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I. Gaudry, C. Cavezian, C. Perez, M. Obadia, O. Gout, S. Chokron; Training Hemianopes in Their Blind Hemifield: Comparison of Two Left Hemianopes on Detection and Categorisation Tasks. Invest. Ophthalmol. Vis. Sci. 2009;50(13):1438.
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© ARVO (1962-2015); The Authors (2016-present)
Recovery from long lasting visual field defect after primary visual cortex injury has scarcely been reported. Recently, Chokron et al. (2008) described an enlargement of the visual field in adult hemianopes, after specialized rehabilitation based on blindsight theories.
Following these same theories, we attempted to train high perceptual processes in the blind field of two left hemianopes through "active training" (i.e., a same/different judgement of two successive natural scene images, with feedback). RP had minimal sparing in his upper left visual field. ML had upper left minimal sparing on his right eye and lower-left minimal sparing on his left eye. As a control task, a "passive training" (i.e., colour frame judgement in the central visual field) was completed with a one-week delay from the active training. Training effects were evaluated in a categorization task of natural scene images and in a detection task of flashing dots. Both tasks were performed as pre- and post-training tests. In all tasks, stimuli were presented centrally or with a 3.5° eccentricity, and fixation was controlled with a video camera. In addition, the hemianopes performances were compared with 10 healthy controls.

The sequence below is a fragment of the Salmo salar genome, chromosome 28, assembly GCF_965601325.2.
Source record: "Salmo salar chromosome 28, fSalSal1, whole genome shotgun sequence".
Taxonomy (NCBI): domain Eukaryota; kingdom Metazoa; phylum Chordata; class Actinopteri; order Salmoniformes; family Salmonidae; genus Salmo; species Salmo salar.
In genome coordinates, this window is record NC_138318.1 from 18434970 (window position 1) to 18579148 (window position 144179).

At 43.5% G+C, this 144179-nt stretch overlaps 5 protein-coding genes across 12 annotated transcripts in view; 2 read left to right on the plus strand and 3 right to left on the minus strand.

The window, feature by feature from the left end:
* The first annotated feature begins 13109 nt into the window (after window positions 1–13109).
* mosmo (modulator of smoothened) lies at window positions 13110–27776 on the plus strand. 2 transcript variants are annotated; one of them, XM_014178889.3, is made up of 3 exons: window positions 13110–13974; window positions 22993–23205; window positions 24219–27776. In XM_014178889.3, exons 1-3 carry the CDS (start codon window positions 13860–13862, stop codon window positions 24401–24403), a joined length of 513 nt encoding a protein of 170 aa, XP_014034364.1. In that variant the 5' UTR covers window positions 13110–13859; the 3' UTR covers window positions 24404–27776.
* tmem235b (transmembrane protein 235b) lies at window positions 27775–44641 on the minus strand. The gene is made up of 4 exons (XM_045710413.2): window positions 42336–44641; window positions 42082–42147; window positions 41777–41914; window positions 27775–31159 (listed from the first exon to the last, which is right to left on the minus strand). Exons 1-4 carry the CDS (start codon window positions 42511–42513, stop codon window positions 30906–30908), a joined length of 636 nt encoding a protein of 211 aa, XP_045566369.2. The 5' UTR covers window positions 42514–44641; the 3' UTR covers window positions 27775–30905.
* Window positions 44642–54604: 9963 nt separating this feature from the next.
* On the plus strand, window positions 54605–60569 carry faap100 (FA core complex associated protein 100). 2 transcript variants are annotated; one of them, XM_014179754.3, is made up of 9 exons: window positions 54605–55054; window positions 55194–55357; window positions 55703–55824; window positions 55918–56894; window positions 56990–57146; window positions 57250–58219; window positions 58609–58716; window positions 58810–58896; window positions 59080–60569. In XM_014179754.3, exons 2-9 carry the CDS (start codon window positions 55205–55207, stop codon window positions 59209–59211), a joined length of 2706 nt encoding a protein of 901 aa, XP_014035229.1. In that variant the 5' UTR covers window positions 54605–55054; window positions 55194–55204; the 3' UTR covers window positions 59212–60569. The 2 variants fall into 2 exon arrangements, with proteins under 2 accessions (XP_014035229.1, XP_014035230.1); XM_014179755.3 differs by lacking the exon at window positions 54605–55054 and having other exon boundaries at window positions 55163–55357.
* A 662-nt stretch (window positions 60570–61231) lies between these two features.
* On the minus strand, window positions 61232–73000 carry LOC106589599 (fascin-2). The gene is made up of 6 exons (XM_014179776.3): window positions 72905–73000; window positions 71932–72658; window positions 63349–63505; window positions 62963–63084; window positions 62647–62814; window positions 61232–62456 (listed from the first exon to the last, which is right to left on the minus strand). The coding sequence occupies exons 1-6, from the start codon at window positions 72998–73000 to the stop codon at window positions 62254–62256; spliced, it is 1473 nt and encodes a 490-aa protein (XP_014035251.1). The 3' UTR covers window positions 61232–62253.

The "active training" increased detection rates in the blind hemifield of both patients and showed slightly improved performance in the central-left visual field. Moreover patient ML showed higher detection rates for stimuli presented in the lower-left visual field but a lower detection rate for stimuli in the lower-right visual field. Patients performed similar to controls for upper left presentations. There was no improvement in categorization skills. Passive training did not lead to improvements.
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